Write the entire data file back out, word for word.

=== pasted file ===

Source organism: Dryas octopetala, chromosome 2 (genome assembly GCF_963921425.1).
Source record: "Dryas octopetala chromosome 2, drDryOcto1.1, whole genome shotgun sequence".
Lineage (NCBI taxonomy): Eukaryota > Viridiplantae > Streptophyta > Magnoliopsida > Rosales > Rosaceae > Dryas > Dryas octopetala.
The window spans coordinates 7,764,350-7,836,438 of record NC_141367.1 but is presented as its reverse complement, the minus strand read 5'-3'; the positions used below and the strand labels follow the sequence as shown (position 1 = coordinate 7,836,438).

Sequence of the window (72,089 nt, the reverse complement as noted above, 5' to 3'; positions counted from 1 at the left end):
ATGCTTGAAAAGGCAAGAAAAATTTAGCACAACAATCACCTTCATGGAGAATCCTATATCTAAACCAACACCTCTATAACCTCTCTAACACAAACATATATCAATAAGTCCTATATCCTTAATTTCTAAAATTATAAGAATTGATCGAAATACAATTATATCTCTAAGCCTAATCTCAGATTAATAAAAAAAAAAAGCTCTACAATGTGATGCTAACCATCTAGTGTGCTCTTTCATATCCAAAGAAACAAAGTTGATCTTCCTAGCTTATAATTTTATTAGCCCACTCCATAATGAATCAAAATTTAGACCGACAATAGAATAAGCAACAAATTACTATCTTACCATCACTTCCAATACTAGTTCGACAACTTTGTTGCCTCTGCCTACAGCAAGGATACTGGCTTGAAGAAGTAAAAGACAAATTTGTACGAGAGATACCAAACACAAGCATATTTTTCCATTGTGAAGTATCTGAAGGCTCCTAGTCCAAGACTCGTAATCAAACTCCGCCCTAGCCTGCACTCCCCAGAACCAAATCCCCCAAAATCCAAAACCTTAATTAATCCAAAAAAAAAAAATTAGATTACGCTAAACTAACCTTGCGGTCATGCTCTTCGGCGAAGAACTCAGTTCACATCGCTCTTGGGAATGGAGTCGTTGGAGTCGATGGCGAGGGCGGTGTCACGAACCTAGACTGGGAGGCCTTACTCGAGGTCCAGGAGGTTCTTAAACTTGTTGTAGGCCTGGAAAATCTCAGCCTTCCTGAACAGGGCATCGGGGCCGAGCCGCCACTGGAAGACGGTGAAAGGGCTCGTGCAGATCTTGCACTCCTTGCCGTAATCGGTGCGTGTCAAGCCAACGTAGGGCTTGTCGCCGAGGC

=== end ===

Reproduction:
Source organism: Dryas octopetala, chromosome 2 (genome assembly GCF_963921425.1).
Source record: "Dryas octopetala chromosome 2, drDryOcto1.1, whole genome shotgun sequence".
Lineage (NCBI taxonomy): Eukaryota > Viridiplantae > Streptophyta > Magnoliopsida > Rosales > Rosaceae > Dryas > Dryas octopetala.
The window spans coordinates 7,764,350-7,836,438 of record NC_141367.1 but is presented as its reverse complement, the minus strand read 5'-3'; the positions used below and the strand labels follow the sequence as shown (position 1 = coordinate 7,836,438).

Sequence of the window (72,089 nt, the reverse complement as noted above, 5' to 3'; positions counted from 1 at the left end):
ATGCTTGAAAAGGCAAGAAAAATTTAGCACAACAATCACCTTCATGGAGAATCCTATATCTAAACCAACACCTCTATAACCTCTCTAACACAAACATATATCAATAAGTCCTATATCCTTAATTTCTAAAATTATAAGAATTGATCGAAATACAATTATATCTCTAAGCCTAATCTCAGATTAATAAAAAAAAAAAGCTCTACAATGTGATGCTAACCATCTAGTGTGCTCTTTCATATCCAAAGAAACAAAGTTGATCTTCCTAGCTTATAATTTTATTAGCCCACTCCATAATGAATCAAAATTTAGACCGACAATAGAATAAGCAACAAATTACTATCTTACCATCACTTCCAATACTAGTTCGACAACTTTGTTGCCTCTGCCTACAGCAAGGATACTGGCTTGAAGAAGTAAAAGACAAATTTGTACGAGAGATACCAAACACAAGCATATTTTTCCATTGTGAAGTATCTGAAGGCTCCTAGTCCAAGACTCGTAATCAAACTCCGCCCTAGCCTGCACTCCCCAGAACCAAATCCCCCAAAATCCAAAACCTTAATTAATCCAAAAAAAAAAAATTAGATTACGCTAAACTAACCTTGCGGTCATGCTCTTCGGCGAAGAACTCAGTTCACATCGCTCTTGGGAATGGAGTCGTTGGAGTCGATGGCGAGGGCGGTGTCACGAACCTAGACTGGGAGGCCTTACTCGAGGTCCAGGAGGTTCTTAAACTTGTTGTAGGCCTGGAAAATCTCAGCCTTCCTGAACAGGGCATCGGGGCCGAGCCGCCACTGGAAGACGGTGAAAGGGCTCGTGCAGATCTTGCACTCCTTGCCGTAATCGGTGCGTGTCAAGCCAACGTAGGGCTTGTCGCCGAGGC